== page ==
MINNEAPOLIS (WCCO) — A White House summit to discuss potential measures to fight violent extremism is underway, with two officials leading crime-fighting efforts in the Twin Cities expected to be in attendance.

Minneapolis-St. Paul was one of three metro areas asked be part of the White House Summit on Countering Violent Extremism, as the Twin Cities contain a large Somali population.

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Minneapolis Police Chief Janee Harteau and Hennepin County Sheriff Rich Stanek are set to attend the conference. The two will talk about a pilot program designed to engage at-risk communities and stop extremists from recruiting in Minnesota.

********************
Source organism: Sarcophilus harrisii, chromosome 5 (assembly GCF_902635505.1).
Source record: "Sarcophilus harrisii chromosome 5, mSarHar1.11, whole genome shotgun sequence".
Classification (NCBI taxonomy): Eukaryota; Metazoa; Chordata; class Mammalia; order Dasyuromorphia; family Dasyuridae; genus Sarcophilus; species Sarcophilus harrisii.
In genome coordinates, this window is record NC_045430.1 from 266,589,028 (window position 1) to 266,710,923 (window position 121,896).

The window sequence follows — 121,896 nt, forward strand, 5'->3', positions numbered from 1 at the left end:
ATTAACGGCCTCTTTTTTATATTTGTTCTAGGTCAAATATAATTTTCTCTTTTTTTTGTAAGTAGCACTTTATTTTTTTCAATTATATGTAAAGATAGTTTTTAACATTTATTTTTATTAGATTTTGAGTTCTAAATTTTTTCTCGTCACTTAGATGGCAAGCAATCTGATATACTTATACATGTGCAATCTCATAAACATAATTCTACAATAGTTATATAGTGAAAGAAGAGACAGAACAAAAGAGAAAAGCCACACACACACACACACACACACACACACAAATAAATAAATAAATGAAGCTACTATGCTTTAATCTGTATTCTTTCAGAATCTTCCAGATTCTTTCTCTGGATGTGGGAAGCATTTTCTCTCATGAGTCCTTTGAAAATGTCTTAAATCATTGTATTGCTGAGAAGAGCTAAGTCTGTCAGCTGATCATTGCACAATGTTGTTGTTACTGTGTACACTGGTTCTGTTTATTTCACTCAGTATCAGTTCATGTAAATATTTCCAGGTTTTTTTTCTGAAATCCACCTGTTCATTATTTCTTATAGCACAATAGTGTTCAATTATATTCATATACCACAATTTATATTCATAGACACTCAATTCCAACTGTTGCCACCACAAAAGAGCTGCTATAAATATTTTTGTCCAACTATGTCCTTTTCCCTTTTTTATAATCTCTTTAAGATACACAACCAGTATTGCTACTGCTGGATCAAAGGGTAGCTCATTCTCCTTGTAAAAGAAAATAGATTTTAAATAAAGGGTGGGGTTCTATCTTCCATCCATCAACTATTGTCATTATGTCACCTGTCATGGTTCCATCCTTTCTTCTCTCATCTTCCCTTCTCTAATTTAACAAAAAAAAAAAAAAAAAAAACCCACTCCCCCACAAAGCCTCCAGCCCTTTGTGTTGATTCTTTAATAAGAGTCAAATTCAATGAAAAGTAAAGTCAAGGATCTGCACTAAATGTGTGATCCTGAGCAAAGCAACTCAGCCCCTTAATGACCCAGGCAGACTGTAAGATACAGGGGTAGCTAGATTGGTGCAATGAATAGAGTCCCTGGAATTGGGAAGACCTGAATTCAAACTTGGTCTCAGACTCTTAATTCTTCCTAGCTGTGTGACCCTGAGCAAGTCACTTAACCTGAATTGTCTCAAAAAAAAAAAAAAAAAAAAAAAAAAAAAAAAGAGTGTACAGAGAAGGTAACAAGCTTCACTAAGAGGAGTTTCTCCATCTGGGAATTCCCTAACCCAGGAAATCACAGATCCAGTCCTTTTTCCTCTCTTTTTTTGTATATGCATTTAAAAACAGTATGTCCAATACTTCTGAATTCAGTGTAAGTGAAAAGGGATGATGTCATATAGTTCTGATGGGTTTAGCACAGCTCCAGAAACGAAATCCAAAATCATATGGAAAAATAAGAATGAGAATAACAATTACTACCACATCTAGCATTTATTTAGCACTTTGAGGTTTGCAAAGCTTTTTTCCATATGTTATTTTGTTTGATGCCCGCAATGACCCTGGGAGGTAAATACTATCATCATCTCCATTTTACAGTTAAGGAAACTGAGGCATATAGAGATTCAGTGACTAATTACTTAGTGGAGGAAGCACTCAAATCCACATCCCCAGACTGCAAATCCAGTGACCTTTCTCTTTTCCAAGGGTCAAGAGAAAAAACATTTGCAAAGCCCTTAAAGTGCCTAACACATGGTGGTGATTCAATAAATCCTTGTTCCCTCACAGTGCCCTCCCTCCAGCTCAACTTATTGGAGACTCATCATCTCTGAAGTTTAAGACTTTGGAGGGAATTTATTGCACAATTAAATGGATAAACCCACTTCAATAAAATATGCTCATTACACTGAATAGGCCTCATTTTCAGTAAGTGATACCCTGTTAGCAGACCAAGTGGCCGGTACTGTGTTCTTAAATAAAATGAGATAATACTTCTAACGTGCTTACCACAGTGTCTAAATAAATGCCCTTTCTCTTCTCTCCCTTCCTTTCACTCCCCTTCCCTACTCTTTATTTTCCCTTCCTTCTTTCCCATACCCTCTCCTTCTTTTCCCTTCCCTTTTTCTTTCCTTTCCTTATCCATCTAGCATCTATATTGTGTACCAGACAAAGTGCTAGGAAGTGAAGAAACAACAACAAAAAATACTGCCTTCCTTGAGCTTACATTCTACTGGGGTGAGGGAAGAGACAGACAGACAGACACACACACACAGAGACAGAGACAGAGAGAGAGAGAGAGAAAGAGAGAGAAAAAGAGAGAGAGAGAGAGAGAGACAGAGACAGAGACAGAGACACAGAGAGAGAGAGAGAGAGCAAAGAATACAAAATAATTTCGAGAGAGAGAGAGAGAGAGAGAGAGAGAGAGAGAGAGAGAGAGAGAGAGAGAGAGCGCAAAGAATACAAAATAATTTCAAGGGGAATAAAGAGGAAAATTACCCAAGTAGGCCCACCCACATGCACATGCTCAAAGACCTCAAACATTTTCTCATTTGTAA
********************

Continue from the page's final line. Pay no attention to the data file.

Stanek says the need for programs like this became heightened after the deadly terror attacks in Paris.

“Folks started thinking about it, thinking it can happen here. We have an obligation to work with those parents, those faith community members, local business people, to understand what this is and what we can better do, and what happens in Minnesota happens elsewhere,” Stanek said.

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Stanek is the incoming president of the National Sheriff’s Association.

Along with Harteau and Stanek, representatives from Boston and Los Angeles will also attend the summit on February 18.

About 15 law enforcement representatives and Somali community leaders will attend as well.

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The Task Force will make recommendations to President Barack Obama by March 2 regarding how to use public trust to promote effective crime reduction.